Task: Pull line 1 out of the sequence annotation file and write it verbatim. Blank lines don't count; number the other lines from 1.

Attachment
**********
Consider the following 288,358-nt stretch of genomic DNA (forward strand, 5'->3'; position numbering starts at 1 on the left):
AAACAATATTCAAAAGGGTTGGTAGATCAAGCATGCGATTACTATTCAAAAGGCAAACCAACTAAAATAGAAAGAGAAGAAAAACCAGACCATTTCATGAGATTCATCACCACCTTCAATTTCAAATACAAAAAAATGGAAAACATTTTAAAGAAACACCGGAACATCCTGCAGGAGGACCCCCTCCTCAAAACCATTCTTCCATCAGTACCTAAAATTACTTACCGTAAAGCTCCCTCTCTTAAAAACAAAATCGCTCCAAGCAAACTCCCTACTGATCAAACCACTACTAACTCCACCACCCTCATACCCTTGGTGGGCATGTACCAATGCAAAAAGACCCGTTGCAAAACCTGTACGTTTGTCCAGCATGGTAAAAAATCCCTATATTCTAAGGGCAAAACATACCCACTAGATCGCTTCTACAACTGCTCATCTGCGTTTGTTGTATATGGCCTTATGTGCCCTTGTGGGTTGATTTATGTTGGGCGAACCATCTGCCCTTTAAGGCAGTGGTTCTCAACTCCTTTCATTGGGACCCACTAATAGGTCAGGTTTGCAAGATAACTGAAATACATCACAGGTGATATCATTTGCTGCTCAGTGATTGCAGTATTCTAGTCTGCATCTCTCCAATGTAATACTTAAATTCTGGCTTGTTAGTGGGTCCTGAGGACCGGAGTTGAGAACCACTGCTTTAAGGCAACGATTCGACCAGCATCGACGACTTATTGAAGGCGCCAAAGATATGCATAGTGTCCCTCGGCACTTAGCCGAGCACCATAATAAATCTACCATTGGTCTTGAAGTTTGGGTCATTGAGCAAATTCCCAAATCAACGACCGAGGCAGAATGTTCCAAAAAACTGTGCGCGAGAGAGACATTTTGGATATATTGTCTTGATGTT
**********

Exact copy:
Consider the following 288,358-nt stretch of genomic DNA (forward strand, 5'->3'; position numbering starts at 1 on the left):